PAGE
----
In which our hero struggles to write a thesis
‘It’s all dribble,’ thought Verily, as he crumpled up another piece of vellum parchment. ‘It’s all scattered, discombobulated, anarchic dripple.’ With an arch toss, he discarded his document high into the musty air of his Riverside abode and procured another sheet on which to commence his writing.
Meanwhile, as our hero muttered arcane expletives under his breath, his scattered, discarded thoughts tumbled down onto the varnished walnut floor, riddled with the of Verily’s brogues past. It joined a pile, thousands strong, of rejected ruminations. Said pile had been growing steadily throughout the past wintery months, the manifest carcass of Verily’s spluttering mind. It had started small—one, perhaps two crumpled fists of surrealist sculpture—then began to accrue as Verily’s thoughts laced up, through, and over one another. Now the pile had begun its slow, inevitable, colonizing push from the spitoon behind Verily’s bureau to the outer tassels of his Kashan.
In time, the pile of discarded parchment would spill yet further into the adjacent rooms, an unending torrent of crumpled notes, destructive as Homer’s Scamander, wrathful as the Tiber under Maxentius. Oh, how the decôr of Verily’s sitting room and conservatory would be mired by the uncouth, a symmetrical heap of papers! ‘No,’ thought Verily, ‘Creased vellum has never mixed well with lavish paisley. The pile must end, and I must be the author of its cessation.’
Besides how difficult could it really be to sculpt the opening sentence of one simple dissertation? He had already succeeded thrice before, once whilst sipping Nespresso with Clooney in an airport lounge over a discussion of Venetian interiors, and once whilst petting Franklin, Barbra Streisand’s three-legged Retriever. Verily had all the rhymes of Byron at his disposal, the lyricism of Cavafy at his fingertips. All he had to do was convert his ideas to written words.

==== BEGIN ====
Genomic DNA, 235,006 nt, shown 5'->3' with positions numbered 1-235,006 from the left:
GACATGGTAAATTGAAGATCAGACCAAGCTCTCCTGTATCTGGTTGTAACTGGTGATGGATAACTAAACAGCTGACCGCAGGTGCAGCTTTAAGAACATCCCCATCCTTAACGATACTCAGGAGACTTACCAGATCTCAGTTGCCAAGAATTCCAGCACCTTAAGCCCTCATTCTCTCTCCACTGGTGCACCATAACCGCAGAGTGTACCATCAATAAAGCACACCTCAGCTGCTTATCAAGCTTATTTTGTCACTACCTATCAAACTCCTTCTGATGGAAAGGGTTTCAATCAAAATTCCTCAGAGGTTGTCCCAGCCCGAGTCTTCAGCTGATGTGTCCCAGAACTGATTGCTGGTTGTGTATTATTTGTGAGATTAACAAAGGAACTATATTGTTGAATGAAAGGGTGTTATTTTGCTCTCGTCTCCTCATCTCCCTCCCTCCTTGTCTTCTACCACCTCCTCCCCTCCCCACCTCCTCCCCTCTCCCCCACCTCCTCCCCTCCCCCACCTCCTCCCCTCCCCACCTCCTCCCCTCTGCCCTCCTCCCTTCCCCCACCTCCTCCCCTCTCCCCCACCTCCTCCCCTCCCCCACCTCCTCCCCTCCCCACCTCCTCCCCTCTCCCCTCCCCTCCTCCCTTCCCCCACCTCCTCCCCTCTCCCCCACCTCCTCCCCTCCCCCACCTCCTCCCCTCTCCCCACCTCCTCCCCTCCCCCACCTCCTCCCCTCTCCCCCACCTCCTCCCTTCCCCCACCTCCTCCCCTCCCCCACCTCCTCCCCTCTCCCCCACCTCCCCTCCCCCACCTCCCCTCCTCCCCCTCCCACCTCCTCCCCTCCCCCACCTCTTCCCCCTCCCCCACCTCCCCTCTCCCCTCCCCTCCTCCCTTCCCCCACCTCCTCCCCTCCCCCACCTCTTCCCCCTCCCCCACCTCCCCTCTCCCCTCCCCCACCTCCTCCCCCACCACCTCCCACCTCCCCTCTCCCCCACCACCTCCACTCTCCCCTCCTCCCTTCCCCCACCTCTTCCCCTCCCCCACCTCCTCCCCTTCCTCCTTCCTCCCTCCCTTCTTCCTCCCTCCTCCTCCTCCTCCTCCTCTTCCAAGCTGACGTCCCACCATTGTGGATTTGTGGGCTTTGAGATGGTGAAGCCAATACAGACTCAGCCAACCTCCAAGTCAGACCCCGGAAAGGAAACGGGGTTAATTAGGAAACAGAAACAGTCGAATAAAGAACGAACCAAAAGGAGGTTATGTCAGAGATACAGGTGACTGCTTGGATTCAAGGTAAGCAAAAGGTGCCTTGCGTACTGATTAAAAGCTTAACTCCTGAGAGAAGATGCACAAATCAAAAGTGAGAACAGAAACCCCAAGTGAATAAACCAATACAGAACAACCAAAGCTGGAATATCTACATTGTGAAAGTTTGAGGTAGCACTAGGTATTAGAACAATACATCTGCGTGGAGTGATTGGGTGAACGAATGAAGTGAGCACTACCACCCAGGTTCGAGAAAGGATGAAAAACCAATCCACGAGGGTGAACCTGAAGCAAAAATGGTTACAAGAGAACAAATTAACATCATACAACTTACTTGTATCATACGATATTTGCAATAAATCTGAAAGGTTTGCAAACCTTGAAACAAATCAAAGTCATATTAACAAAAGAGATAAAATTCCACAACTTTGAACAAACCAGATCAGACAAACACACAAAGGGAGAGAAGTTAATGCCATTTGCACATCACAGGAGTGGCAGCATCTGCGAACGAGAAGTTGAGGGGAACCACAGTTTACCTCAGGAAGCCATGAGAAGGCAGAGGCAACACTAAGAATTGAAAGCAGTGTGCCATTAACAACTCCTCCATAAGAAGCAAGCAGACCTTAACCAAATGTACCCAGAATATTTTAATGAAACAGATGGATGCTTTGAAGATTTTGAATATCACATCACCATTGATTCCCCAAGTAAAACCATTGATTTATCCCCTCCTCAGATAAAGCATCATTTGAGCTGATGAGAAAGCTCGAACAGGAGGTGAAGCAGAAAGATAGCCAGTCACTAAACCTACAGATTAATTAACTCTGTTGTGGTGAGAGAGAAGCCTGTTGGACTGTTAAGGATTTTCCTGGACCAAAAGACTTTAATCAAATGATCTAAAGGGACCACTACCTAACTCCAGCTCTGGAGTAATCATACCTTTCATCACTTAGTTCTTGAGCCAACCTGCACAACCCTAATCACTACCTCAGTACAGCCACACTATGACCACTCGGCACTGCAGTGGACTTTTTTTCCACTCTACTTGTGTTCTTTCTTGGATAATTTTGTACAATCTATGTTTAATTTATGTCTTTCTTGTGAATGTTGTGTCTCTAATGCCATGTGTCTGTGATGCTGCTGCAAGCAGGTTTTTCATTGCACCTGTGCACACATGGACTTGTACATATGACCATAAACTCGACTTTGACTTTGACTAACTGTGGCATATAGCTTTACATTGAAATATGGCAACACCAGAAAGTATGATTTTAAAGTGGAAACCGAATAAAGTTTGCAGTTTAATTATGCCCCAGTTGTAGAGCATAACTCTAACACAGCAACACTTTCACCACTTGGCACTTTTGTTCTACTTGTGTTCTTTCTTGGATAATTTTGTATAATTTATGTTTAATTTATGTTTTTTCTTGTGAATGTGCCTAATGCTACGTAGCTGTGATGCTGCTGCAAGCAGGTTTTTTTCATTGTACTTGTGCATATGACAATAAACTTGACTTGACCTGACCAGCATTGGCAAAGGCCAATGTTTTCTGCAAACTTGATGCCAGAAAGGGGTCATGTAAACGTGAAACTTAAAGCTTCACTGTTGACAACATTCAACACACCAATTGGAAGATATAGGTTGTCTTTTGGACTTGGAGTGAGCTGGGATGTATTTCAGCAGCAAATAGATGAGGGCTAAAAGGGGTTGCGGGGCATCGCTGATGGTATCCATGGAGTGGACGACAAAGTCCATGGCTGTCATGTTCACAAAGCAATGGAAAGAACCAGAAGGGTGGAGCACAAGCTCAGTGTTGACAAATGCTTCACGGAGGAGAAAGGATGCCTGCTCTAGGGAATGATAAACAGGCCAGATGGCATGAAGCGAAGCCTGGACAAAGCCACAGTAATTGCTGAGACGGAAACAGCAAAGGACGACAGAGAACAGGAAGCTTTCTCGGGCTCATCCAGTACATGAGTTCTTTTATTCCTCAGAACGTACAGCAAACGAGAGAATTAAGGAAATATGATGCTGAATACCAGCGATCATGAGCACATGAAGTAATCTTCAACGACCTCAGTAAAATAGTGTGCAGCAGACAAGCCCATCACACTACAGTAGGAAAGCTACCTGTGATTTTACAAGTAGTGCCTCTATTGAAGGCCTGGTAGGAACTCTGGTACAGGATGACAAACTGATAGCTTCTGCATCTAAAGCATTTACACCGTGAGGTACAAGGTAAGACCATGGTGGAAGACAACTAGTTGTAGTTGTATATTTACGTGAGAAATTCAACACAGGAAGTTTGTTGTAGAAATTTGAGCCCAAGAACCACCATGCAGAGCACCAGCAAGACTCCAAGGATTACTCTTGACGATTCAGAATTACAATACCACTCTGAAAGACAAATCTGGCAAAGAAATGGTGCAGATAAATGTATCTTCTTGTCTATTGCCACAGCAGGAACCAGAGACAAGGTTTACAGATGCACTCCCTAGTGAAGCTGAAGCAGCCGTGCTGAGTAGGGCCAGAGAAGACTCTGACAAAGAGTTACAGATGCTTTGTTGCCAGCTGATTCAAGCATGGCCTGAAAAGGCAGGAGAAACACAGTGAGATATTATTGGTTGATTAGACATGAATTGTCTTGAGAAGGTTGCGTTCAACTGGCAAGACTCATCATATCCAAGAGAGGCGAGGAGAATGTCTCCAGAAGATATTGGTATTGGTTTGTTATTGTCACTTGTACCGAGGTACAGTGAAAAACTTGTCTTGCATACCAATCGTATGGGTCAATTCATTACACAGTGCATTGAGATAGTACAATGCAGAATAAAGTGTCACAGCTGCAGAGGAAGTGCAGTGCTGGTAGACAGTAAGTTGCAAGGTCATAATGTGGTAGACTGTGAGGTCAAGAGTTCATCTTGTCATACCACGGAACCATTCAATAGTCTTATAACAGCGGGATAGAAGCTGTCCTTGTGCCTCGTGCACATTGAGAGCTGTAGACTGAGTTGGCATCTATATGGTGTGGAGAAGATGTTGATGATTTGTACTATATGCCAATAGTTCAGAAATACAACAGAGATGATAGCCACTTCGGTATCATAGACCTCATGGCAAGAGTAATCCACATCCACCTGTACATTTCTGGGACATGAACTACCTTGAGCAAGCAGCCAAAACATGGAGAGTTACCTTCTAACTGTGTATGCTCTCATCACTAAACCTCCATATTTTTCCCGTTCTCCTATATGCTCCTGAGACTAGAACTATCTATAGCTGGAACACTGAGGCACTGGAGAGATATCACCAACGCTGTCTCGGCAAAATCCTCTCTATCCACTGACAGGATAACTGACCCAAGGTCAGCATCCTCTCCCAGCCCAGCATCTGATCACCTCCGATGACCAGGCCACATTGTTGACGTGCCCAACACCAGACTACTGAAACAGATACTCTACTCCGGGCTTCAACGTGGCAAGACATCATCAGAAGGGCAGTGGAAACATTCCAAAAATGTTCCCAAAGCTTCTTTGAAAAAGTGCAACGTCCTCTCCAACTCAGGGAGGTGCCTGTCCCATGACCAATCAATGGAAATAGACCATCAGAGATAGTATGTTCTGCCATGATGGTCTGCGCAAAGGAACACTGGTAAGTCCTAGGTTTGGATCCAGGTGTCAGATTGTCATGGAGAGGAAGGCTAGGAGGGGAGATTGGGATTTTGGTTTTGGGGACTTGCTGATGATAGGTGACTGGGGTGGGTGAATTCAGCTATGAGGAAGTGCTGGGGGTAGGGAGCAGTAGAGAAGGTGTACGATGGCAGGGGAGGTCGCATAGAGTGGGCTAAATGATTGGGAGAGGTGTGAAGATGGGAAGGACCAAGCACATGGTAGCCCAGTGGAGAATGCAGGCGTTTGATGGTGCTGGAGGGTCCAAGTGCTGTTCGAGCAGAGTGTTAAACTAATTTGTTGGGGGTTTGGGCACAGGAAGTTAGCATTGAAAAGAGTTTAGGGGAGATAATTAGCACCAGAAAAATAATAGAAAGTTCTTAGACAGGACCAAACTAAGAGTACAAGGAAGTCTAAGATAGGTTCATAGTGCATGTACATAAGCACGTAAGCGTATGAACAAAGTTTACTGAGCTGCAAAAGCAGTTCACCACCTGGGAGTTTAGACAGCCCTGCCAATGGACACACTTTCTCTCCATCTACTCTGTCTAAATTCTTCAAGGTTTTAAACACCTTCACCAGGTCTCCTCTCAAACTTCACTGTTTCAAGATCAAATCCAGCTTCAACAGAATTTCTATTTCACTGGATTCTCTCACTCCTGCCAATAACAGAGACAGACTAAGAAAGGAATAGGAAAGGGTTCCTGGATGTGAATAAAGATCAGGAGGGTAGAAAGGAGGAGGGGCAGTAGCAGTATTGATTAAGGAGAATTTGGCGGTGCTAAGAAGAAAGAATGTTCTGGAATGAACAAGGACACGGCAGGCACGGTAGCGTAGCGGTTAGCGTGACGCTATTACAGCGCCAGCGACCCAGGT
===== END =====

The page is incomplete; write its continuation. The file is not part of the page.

But the question still remained: how best to introduce his subject? Verily had long been interested in Mauryan interactions with Ghandaran artisans, but his interest had led him into a niche nook in scholarship, one which required much foregrounding for his layman reader. What a mouthful the influence of Baktro-Hellenistic figural representation on the artistic styles of the Indus had turned out to be!
Verily cursed his curious, beautiful, yet complicated mind, cursed his intellectualism. “Would that I had been born a mortal with ephemeral thoughts!” he cried, as he tore yet another sheet into prismatic ribbons that splayed over his desk. He looked outside his icicle-framed window and reminisced over days spent in summers past at his grey cubicle in Morgan Stanley. How simple it all was. He missed the lack of boffins on the trading floor, the conglomeration corporate jargon. He missed his summer romances, his old haircut. Everything seemed so stale in his mire of—dare I say—writer’s block. Perhaps proto-Mauryo-Hellenistic realism was too elusive a tale for Verily to tell, perhaps his dabbles in Sanskrit had led him too far off the beaten path. Maybe he should return to his Econ-PoliSci roots and fit in with the rest of the beancounters content to endure their credit limits. Perhaps he should take up coding.